Maryland State Police say they are investigating an apparent homicide in Wicomico County.
A political aide to former Gov. Robert Ehrlich will serve one month in home detention for conspiring to use Election Day robocalls in what prosecutors cast as an effort to suppress black voter turnout.
A history of violence. Prosecutors give dramatic opening statements in the trial of George Huguely, the man accused of killing Cockeysville native Yeardley Love.
Lawyers for a Utah abortion doctor charged with murder for the death of a fetus in Maryland asked a judge Friday to throw out the charges, arguing she is immune from prosecution and that the state is trying to infringe upon a woman’s right to terminate a pregnancy.
Maryland’s attorney general says his office is seeking prison time and significant fines for a fluorescent light bulb recycler who pleaded guilty to mercury handling violations.
An Army officer recommended a general court-martial Thursday for a low-ranking intelligence analyst charged with causing the biggest leak of classified information in U.S. history.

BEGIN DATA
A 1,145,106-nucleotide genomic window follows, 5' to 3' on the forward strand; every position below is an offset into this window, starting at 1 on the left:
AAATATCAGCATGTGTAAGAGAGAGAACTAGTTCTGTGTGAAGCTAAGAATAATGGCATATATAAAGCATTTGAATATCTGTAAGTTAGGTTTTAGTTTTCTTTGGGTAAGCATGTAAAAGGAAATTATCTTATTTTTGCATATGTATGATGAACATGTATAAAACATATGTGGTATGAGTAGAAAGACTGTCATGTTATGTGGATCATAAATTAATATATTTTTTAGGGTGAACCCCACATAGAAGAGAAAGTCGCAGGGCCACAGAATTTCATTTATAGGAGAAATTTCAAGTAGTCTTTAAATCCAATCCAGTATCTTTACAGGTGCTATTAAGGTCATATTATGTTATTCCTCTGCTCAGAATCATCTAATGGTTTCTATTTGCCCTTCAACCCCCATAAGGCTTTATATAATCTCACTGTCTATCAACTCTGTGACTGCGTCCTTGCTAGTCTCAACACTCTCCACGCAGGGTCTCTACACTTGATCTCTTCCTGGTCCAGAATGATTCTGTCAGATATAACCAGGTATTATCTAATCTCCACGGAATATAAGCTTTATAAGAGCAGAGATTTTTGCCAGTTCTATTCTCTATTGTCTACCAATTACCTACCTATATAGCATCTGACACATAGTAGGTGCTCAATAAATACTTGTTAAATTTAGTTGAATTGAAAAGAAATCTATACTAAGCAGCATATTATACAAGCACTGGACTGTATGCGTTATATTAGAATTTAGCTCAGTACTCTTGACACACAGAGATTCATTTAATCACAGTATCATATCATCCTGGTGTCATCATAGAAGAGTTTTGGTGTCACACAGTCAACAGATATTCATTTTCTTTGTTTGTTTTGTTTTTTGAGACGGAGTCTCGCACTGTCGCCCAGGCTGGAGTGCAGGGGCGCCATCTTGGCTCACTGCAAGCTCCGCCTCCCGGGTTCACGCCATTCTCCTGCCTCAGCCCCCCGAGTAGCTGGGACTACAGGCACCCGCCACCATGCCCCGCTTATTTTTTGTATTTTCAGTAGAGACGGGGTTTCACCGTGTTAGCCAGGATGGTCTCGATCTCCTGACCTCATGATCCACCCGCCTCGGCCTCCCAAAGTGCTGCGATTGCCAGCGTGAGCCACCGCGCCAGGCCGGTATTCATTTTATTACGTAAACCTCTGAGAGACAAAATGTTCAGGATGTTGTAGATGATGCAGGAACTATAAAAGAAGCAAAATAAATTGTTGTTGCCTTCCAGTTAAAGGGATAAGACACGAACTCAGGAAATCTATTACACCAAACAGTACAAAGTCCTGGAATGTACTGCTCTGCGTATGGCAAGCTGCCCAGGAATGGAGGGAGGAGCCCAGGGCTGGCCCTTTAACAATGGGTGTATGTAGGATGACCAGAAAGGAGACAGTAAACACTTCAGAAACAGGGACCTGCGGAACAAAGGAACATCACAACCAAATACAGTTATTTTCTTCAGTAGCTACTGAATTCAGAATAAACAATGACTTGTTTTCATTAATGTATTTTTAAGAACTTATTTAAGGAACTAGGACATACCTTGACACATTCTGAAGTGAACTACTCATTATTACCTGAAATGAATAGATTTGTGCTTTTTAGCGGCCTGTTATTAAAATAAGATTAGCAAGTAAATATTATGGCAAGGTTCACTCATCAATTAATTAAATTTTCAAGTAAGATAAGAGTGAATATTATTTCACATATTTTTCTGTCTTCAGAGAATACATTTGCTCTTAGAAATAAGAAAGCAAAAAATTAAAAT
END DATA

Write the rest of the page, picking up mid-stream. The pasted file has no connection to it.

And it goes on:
A Hagerstown man who acknowledged approving substandard concrete products used in construction projects on Interstate 70 and the Capital Beltway has been sentenced to one year of home detention.
Taking the stand in his own defense, the man at the center of the election day robocall scandal says he didn’t break any laws by authorizing the calls.
Election Night robocall controversy. Former Gov. Bob Ehrlich takes the stand to defend a former top aide who prosecutors say tried to suppress the vote during Ehrlich’s rematch with Gov. Martin O’Malley.
Prosecutors say the head of Bob Ehrlich’s 2010 campaign for governor used illegal tactics to try to win the election against Gov. Martin O’ Malley. Now that Ehrlich aide is defending himself in a Baltimore courtroom.
The Army intelligence analyst suspected of illegally passing government secrets to the WikiLeaks website will have a military hearing next month in Maryland to determine whether he will stand trial, his lawyer and an Army spokeswoman said Monday.
Two more Baltimore City police officers admit they were involved in a towing scheme.